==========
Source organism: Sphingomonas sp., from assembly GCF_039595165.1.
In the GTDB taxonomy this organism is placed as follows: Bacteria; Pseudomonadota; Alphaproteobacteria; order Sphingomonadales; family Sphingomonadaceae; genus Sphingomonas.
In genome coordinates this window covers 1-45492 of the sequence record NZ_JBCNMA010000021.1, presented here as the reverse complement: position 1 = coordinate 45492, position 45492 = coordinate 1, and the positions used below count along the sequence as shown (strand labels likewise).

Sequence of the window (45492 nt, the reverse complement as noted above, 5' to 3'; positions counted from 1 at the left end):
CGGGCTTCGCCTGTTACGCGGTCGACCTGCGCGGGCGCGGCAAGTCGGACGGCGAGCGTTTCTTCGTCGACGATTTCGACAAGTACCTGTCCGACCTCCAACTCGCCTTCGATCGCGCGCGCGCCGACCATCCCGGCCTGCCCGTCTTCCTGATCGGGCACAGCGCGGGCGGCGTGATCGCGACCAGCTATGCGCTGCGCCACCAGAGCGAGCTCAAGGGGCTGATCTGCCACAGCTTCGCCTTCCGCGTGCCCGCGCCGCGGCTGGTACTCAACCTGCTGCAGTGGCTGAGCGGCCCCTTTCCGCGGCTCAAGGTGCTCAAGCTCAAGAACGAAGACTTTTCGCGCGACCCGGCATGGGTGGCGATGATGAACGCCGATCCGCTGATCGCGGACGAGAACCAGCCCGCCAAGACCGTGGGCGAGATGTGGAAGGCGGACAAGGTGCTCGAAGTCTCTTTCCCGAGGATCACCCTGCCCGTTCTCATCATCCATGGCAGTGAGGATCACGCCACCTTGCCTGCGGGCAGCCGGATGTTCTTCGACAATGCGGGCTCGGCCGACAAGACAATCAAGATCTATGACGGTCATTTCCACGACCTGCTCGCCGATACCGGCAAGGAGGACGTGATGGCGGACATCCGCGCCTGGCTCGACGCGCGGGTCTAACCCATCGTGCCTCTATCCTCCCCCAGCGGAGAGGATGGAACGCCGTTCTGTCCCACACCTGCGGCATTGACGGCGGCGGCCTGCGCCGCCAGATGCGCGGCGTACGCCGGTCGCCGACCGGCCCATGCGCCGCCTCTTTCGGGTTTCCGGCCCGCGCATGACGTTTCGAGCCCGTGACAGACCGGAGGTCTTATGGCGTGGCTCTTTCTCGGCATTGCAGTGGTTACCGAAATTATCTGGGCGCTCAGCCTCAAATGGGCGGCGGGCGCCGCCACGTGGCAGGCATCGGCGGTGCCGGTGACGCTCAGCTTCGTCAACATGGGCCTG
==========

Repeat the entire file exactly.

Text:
Source organism: Sphingomonas sp., from assembly GCF_039595165.1.
In the GTDB taxonomy this organism is placed as follows: Bacteria; Pseudomonadota; Alphaproteobacteria; order Sphingomonadales; family Sphingomonadaceae; genus Sphingomonas.
In genome coordinates this window covers 1-45492 of the sequence record NZ_JBCNMA010000021.1, presented here as the reverse complement: position 1 = coordinate 45492, position 45492 = coordinate 1, and the positions used below count along the sequence as shown (strand labels likewise).

Sequence of the window (45492 nt, the reverse complement as noted above, 5' to 3'; positions counted from 1 at the left end):
CGGGCTTCGCCTGTTACGCGGTCGACCTGCGCGGGCGCGGCAAGTCGGACGGCGAGCGTTTCTTCGTCGACGATTTCGACAAGTACCTGTCCGACCTCCAACTCGCCTTCGATCGCGCGCGCGCCGACCATCCCGGCCTGCCCGTCTTCCTGATCGGGCACAGCGCGGGCGGCGTGATCGCGACCAGCTATGCGCTGCGCCACCAGAGCGAGCTCAAGGGGCTGATCTGCCACAGCTTCGCCTTCCGCGTGCCCGCGCCGCGGCTGGTACTCAACCTGCTGCAGTGGCTGAGCGGCCCCTTTCCGCGGCTCAAGGTGCTCAAGCTCAAGAACGAAGACTTTTCGCGCGACCCGGCATGGGTGGCGATGATGAACGCCGATCCGCTGATCGCGGACGAGAACCAGCCCGCCAAGACCGTGGGCGAGATGTGGAAGGCGGACAAGGTGCTCGAAGTCTCTTTCCCGAGGATCACCCTGCCCGTTCTCATCATCCATGGCAGTGAGGATCACGCCACCTTGCCTGCGGGCAGCCGGATGTTCTTCGACAATGCGGGCTCGGCCGACAAGACAATCAAGATCTATGACGGTCATTTCCACGACCTGCTCGCCGATACCGGCAAGGAGGACGTGATGGCGGACATCCGCGCCTGGCTCGACGCGCGGGTCTAACCCATCGTGCCTCTATCCTCCCCCAGCGGAGAGGATGGAACGCCGTTCTGTCCCACACCTGCGGCATTGACGGCGGCGGCCTGCGCCGCCAGATGCGCGGCGTACGCCGGTCGCCGACCGGCCCATGCGCCGCCTCTTTCGGGTTTCCGGCCCGCGCATGACGTTTCGAGCCCGTGACAGACCGGAGGTCTTATGGCGTGGCTCTTTCTCGGCATTGCAGTGGTTACCGAAATTATCTGGGCGCTCAGCCTCAAATGGGCGGCGGGCGCCGCCACGTGGCAGGCATCGGCGGTGCCGGTGACGCTCAGCTTCGTCAACATGGGCCTG